The Coronavirus is mutating and newer variants have emerged in the United Kingdom, South Africa and Brazil. These variants are more contagious than the version that is currently causing most of the cases of COVID-19 in the United States. The new variants have already been detected in the United States and may become more dominant here in the coming weeks. It is therefore important to continue wearing masks, stay 6 feet apart and avoid crowds. COVID-19 spreads mainly from person to person through respiratory droplets. Respiratory droplets travel into the air when you cough, sneeze, talk, shout, or sing. These droplets can then land in the mouths or noses of people who are near you or they may breathe these droplets in. Masks are a barrier that prevents your respiratory droplets from reaching others. Masks also offer some protection to you as well. To increase the protection when you are going to be in an area with a lot of other people, you might even consider wearing two masks. Medical masks and N-95 respirators should not be used because they should be conserved for healthcare personnel. Aside from those, there are several varieties of masks available, and some of them are more effective than others.
Non-medical disposable masks are made of fluid resistant paper and are recommended by the CDC. They are not the same as surgical or other medical masks. They are good in situations where your mask is likely to get wet or dirty. Bring extra disposable masks with you in case you need to change out a wet or dirty mask. Discard them after a single use.
Cloth face masks made with breathable fabric, such as cotton and cotton blends are also recommended by the CDC. The fabric should be tightly woven. Hold the fabric up to a light source and if you can see light through the fabric, then it is a loosely woven or knit fabric, which is not recommended. If you don’t see light through the fabric, then the material is tightly woven. There should be 2 or 3 layers of fabric. Single layers work less well because there is not as much material between you and the microbe.
Masks with an inner filter pocket are also recommended by the CDC. Use a PM2.5 filter or a HEPA filter, which can be purchased online. You can also use a coffee filter cut to fit. The filter can be reused, but discard it after a week, or sooner if it is used every day.
Gaiters are not recommended because they tend to be single-layer cloth, and they do not usually offer a snug fit.
Scarf and bandana face masks are also not recommended. Not only is the fabric single layer, it most likely will not be tight around the mouth and nose. Good fit matters.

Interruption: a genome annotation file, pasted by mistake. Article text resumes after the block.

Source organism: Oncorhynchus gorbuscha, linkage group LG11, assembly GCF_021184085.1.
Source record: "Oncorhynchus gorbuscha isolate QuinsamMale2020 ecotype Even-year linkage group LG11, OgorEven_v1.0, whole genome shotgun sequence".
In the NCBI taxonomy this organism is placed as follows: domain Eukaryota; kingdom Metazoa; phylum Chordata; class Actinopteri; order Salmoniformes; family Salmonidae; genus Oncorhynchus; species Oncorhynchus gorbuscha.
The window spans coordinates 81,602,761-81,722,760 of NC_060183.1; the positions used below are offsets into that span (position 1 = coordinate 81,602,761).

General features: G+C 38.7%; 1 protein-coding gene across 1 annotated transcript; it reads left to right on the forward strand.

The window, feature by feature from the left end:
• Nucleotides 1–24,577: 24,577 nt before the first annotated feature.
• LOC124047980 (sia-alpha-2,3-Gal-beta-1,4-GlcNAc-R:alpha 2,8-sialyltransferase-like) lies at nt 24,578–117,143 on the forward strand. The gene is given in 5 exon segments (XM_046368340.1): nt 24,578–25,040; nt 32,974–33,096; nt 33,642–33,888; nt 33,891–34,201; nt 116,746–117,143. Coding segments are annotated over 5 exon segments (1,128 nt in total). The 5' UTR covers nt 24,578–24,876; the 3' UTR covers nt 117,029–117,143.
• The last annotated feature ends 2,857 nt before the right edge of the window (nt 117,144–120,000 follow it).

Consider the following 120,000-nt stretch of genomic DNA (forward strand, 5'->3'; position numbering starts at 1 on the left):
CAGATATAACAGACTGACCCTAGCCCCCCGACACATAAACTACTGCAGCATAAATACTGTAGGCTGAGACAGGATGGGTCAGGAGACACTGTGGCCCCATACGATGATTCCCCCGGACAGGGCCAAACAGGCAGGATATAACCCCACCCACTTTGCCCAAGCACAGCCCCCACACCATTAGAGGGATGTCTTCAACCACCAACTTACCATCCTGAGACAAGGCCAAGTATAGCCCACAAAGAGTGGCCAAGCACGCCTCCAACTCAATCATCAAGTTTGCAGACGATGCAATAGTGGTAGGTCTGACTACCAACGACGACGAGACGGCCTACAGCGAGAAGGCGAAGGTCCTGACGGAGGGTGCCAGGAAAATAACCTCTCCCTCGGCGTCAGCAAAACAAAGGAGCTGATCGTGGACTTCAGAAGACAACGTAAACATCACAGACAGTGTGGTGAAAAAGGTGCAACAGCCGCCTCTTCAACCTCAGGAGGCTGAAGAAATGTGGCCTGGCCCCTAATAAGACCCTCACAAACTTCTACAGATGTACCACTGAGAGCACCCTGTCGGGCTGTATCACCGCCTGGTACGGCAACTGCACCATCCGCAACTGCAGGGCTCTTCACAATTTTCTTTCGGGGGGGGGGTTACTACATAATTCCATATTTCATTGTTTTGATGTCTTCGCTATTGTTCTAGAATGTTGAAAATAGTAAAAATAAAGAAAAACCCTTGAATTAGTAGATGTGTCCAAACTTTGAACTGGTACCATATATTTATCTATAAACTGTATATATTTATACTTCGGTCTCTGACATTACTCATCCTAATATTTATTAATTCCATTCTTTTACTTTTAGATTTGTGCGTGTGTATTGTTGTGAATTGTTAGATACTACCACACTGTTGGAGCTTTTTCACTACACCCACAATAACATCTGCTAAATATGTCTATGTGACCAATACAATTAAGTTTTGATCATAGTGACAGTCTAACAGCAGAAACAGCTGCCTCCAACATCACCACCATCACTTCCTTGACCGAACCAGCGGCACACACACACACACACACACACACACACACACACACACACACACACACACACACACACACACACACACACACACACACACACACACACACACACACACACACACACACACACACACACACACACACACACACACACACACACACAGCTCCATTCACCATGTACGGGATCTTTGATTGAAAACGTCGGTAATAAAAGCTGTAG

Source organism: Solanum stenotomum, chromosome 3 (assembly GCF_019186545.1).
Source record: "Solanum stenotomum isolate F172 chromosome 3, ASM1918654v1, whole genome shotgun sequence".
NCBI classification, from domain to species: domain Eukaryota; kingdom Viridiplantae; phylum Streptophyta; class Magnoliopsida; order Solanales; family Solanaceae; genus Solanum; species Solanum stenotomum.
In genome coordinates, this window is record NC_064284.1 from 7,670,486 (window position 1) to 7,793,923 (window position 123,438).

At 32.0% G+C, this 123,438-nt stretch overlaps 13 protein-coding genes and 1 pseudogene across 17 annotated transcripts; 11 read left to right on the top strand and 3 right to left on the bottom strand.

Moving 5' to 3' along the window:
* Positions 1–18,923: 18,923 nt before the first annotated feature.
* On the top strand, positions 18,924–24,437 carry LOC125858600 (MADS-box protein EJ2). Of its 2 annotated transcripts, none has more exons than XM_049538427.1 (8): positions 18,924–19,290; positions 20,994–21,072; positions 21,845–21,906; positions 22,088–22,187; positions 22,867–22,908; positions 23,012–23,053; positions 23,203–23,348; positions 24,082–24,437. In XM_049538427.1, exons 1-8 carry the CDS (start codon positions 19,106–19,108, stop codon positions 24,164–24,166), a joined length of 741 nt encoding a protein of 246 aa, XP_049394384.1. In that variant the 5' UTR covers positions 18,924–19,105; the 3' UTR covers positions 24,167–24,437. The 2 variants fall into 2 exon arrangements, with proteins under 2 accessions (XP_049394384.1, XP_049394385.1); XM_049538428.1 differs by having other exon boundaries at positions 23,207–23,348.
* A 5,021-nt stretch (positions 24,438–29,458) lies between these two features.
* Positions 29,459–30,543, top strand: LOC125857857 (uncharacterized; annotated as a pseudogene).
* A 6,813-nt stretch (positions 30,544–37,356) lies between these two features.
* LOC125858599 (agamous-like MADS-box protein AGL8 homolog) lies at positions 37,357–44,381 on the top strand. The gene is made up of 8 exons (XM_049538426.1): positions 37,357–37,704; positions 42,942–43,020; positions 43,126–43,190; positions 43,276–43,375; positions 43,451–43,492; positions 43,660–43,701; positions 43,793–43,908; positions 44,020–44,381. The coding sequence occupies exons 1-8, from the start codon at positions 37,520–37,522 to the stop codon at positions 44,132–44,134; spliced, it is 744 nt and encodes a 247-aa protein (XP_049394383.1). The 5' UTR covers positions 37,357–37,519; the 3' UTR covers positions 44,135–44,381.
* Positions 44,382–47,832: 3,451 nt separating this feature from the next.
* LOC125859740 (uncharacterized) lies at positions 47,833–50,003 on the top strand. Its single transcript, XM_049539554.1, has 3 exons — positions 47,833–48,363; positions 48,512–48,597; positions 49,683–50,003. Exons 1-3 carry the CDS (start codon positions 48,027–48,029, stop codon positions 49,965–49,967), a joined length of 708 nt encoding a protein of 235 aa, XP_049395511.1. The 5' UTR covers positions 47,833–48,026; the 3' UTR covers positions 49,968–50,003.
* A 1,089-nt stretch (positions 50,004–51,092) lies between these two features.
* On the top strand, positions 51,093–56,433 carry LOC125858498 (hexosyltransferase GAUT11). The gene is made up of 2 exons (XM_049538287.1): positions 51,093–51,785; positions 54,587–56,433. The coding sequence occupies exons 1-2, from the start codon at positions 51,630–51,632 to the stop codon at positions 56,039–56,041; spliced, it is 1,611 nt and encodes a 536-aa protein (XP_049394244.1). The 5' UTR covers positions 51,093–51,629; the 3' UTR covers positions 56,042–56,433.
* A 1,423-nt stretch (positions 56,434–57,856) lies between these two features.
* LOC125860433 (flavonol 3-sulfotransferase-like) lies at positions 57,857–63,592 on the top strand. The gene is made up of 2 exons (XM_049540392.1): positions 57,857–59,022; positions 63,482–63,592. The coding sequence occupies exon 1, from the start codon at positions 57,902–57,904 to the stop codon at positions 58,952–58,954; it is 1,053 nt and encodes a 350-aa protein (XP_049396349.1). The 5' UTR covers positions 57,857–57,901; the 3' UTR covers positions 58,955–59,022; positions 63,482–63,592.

The CDC does not recommend using masks with exhalation valves or vents because this type of mask may not prevent you from spreading COVID-19 to others. The hole in the material may allow your respiratory droplets to escape and reach others.
Make sure your mask fits properly. The more snug the fit, the better. Avoid masks with gaps that allow droplets to escape. Do not wear a mask with your nose or mouth uncovered.
If you have a disposable mask, throw it away after wearing it once. Wash a cloth mask whenever it gets dirty or at least daily. It was previously recommended that you wash your mask in a bleach solution, but that is no longer recommended because toxic bleach fumes can remain in the fabric. The CDC now recommends that you wash masks in the washing machine with your regular laundry, using laundry detergent and the appropriate settings according to the fabric label. You can also wash by hand with detergent or soap, being sure to rinse thoroughly. Dry your mask completely in the dryer. You can also hang it in direct sunlight. If that is not possible, hang or lay it flat and let dry completely.
If you are taking your mask off temporarily, for example to eat or drink outside of your home, you can place it somewhere safe to keep it clean, such as your pocket, purse or a paper bag. Make sure to wash or sanitize your hands after removing your mask. Put your mask back on with the same side facing out, and wash or sanitize your hands again afterwards.
For more information on masks see the January/February AARP Bulletin “How to Beat COVID This Year.” Also see the CDC Guidelines for Wearing Masks and the CDC Guidelines on How to Store and Wash Masks.